This line has also moved to 6.5. I don’t much care for Carolina’s chance to slow down Green Bay, but even without Greg Hardy, they should have an advantage in the trenches there. More to the point, Cam Newton is healthy enough to run the read option again, and Green Bay’s inability to stop the read option is extremely well documented by now.

HOUSTON (+3.5 at Pittsburgh)

This has moved to 3 on Pinnacle, so you know it was another priority for me. I also like the matchup given that Pittsburgh’s defense is no longer the fearsome unit its reputation carries. I’m pretty sure Arian Foster has a non-zero chance to crack 200 yards. The Rooney’s incredible patience with coaches and GMs is going to bite them in the ass over the next few years, as Mike Tomlin less and less seems like a coach who adds anything to a team’s win probability, and Kevin Colbert keeps spending money on veterans who don’t deserve it.

INDIANAPOLIS (-3 vs. Cincinnati)

I passed a couple of other lines that moved (Dallas, Denver, New Orleans) because I just really think that, all else being equal, Andrew Luck is going to dominate this game. I see something similar to the Colts’ win over Baltimore happening. Without A.J. Green, it’s tough to see Andy Dalton making enough happen to keep up, and as great as the Bengals’ defense can be, they’ve also given up 80 points in their last two games. I think it’s arguable that Indianapolis has a better offense than either New England or Carolina. (Which is not to say I expect 40+ points, just that I think Indianapolis covers, unless the Bengals’ game plan is almost entirely Giovani Bernard-centered and they’re able to dominate the time of possession.)

Week 6 SuperContest Picks Review

Since I have nothing on the game tonight, I figured I’d write this now. I went 3-2 to maintain my 60% winning percentage. Let’s see if I can figure out what I got wrong. If you want to write this all off as arbitrary and variance, feel free to skip the rest.

BUFFALO (+3 vs. New England)
Result: New England 37, Buffalo 22

What went right: My analysis of the trenches matchup when New England had the ball had some merit, as the Bills’ defensive line was to hold the Patriots to 1.9 yards rushing (even if you throw out Tom Brady’s carries, the running backs still had 23 carries for only 47 yards).

What went wrong: Even with the advantage in that matchup, and even though the Bills were able to get to Brady (six hits and two sacks), he still was dynamite through the air, with 361 yards and 4 TDs. All three of the Patriots’ top targets had at least 90 yards receiving; the Bills secondary has some problems.

Also, I completely neglected the matchup of the Bills’ offense vs. the Patriots’ defense. The Bills’ o-line was insufficient to stop the pass rush, Sammy Watkins found himself on Revis Island all day, and that was that.

CAROLINA (+7 vs. Cincinnati)
Result: Carolina 37, Cincinnati 37

What went right: Cam Newton is really good and exploited the Bengals’ weakness at defending the zone read. Cincinnati led by 7 at halftime but never more than that, so this bet was never in any significant danger. Since the extra half-point I got from the closing line was the major reason I chose this bet, I don’t have much in the way of thorough analysis.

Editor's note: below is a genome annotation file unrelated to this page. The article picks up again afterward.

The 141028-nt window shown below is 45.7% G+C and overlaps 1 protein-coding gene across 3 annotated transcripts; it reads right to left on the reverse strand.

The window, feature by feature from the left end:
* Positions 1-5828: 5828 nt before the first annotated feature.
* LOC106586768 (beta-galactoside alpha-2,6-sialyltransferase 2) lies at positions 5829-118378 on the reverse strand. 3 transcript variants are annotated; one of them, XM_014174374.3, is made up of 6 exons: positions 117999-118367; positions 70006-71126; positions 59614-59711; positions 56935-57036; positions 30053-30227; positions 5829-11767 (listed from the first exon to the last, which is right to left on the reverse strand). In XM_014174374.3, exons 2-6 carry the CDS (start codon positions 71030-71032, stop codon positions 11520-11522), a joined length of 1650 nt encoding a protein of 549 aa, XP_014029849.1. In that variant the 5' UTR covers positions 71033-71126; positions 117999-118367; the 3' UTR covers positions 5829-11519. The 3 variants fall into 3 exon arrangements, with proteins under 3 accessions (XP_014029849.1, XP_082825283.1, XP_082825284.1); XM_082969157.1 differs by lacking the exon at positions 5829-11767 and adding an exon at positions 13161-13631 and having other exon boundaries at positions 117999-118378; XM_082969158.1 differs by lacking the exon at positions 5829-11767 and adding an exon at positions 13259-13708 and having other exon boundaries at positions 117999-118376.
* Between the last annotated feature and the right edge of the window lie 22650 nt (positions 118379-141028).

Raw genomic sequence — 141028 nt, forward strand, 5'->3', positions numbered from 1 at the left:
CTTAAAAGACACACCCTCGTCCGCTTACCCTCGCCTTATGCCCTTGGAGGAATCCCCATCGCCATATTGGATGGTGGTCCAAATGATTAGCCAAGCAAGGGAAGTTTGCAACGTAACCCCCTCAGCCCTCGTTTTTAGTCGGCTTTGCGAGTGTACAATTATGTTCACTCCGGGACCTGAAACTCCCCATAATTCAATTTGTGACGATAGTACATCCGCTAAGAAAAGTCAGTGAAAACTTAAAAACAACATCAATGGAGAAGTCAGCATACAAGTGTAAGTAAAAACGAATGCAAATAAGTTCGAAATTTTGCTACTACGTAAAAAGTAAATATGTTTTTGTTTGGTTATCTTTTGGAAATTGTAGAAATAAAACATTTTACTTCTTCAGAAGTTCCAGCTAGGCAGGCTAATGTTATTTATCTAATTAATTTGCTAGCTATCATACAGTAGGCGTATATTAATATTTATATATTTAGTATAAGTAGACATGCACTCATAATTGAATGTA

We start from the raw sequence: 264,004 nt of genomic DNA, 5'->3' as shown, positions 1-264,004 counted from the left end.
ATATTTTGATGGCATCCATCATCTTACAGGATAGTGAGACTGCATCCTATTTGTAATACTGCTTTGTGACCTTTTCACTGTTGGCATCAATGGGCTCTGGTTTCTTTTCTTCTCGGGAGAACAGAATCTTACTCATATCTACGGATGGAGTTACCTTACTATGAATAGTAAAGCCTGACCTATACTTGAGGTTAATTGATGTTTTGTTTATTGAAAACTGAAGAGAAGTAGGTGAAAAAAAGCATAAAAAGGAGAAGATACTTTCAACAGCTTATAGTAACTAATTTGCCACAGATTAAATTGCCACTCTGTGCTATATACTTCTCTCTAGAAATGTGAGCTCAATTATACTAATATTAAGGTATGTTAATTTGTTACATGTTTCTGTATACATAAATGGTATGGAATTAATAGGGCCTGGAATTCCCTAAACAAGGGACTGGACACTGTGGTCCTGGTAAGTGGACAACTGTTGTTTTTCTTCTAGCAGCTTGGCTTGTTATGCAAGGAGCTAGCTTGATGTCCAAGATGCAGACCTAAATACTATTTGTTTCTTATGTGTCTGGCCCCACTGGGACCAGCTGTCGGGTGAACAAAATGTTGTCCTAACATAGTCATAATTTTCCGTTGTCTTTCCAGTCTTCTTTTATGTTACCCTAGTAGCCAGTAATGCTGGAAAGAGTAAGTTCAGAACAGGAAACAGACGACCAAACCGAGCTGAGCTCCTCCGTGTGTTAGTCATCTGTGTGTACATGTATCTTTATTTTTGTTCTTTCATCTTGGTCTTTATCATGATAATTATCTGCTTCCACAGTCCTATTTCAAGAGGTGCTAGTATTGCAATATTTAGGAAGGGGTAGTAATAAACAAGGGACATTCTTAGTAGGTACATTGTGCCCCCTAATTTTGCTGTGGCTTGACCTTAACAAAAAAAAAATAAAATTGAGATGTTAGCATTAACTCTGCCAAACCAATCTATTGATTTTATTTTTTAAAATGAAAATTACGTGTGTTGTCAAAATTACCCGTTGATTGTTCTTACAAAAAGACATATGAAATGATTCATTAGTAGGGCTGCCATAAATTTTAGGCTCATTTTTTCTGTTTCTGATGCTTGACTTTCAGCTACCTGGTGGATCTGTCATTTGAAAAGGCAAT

What went wrong: Carolina gave up 37 points, which would have been terrible for me if Cam wasn’t the kind of talent who could put a team on his back.

MIAMI (+3.5 vs. Green Bay)
Result: Green Bay 27, Miami 24

What went right: Basically everything, including getting the extra half-point as the game’s final score was exactly the margin where the line settled. I was right that Miami had the advantage in the trenches; I forgot to mention that this was true on the other side of the ball as well, helped by the Dolphins’ ability to run the zone read (and the Packers’ continued inability since the 2013 divisional playoff against San Francisco to stop it).

What went wrong: Joe Philbin continued to build on the case he’s made for himself in the last 12 months as the worst coach in the league with his cowardly “Don’t run plays that have a chance to get first downs, so we can give the ball back to Aaron Rodgers and let him win the game” strategy on the Dolphins’ final drive. At least I didn’t bet the Dolphins to win outright.

MINNESOTA (+2 vs. Detroit)
Result: Detroit 17, Minnesota 3

What went right: The Lions were only winning 10-0 until the fourth quarter, so getting a break or two could have given the Vikings a legit chance to win.

What went wrong: Everything except that absurdly optimistic previous sentence. Even a rookie quarterback as talented as I think Teddy Bridgewater is is going to struggle in his second start ever against possibly the league’s best defense, especially with his offensive line playing poorly. That was the overwhelming factor in this game– Bridgewater was hounded all day, but only one of his interceptions was really a bad decision. I just plain didn’t think this one through.

PHILADELPHIA (-2.5 vs. New York Giants)